I hope everyone has been having a fantastic holiday, I know I've spent most of my time eating, drinking, and generally doing things that don't involve writing blog posts or being productive. To that extent , perhaps it is most fitting that I mention this article that recently showed up in the Economist.
I feel like quite a few of you all are, or plan to be, PhD candidates, and while this article isn't technically about science, it certainly has some pointed words for the academic world in which we all immerse ourselves.
The article takes a new look at the life and worth of PhD students, and I suspect that many would take issue with the stance that the author has on the value of higher education in this world. The author notes that, while PhDs were once seen to be an impressive feat of one's life, the recent explosion in programs offering them has cheapened their worth in modern day society. While this may not be true across the board, it is certainly the case that specific academic disciplines are rife with recruits looking to pursue higher education, oftentimes with unrealistic expectations about what their extra training will afford them in the future.
With a society that is becoming increasingly focused on specialization and operating in an incredibly fast environment, one might argue that the skills that are often taught in PhDs aren't as applicable to the real world as we'd like to think they are. Certainly, in-depth research and writing are impressive feats, but in the world of blogs and instant communication, are they really what is most important?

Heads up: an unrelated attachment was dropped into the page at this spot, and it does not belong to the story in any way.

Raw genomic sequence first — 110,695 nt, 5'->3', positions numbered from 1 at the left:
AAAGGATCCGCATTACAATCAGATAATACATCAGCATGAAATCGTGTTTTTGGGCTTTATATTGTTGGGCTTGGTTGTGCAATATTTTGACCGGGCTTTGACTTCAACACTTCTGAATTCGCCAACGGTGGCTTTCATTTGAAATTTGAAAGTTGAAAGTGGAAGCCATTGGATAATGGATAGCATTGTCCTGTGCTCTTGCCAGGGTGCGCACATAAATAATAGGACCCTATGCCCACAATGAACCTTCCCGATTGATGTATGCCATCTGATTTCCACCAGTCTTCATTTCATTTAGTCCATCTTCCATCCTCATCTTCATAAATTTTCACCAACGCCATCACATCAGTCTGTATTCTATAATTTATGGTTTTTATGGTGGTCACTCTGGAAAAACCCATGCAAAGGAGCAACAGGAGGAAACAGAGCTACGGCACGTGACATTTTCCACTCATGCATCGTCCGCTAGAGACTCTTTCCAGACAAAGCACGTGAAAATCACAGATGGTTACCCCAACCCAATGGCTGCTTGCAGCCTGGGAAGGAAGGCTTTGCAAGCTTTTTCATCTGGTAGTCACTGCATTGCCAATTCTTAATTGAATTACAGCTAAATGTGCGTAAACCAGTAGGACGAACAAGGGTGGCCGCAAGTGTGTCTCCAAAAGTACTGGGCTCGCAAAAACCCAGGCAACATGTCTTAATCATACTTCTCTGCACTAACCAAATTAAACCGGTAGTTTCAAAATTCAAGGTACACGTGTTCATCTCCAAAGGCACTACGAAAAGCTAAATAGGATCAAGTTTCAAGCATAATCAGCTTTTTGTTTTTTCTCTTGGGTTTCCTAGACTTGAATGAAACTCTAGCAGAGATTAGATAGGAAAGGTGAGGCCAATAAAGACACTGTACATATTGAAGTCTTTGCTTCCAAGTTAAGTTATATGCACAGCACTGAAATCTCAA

As usual, I feel a bit conflicted about these kinds of articles, but I can't help but agree with the basic premise that they take. The world is a rapidly changing place, and it is certainly possible that even our most well-respected academic institutions haven't been able to keep up.
I'm going to hold off on throwing any more of my own opinion out there, since I'd rather the article speak for itself. I'm looking forward to seeing how you all feel about this.
via The Economist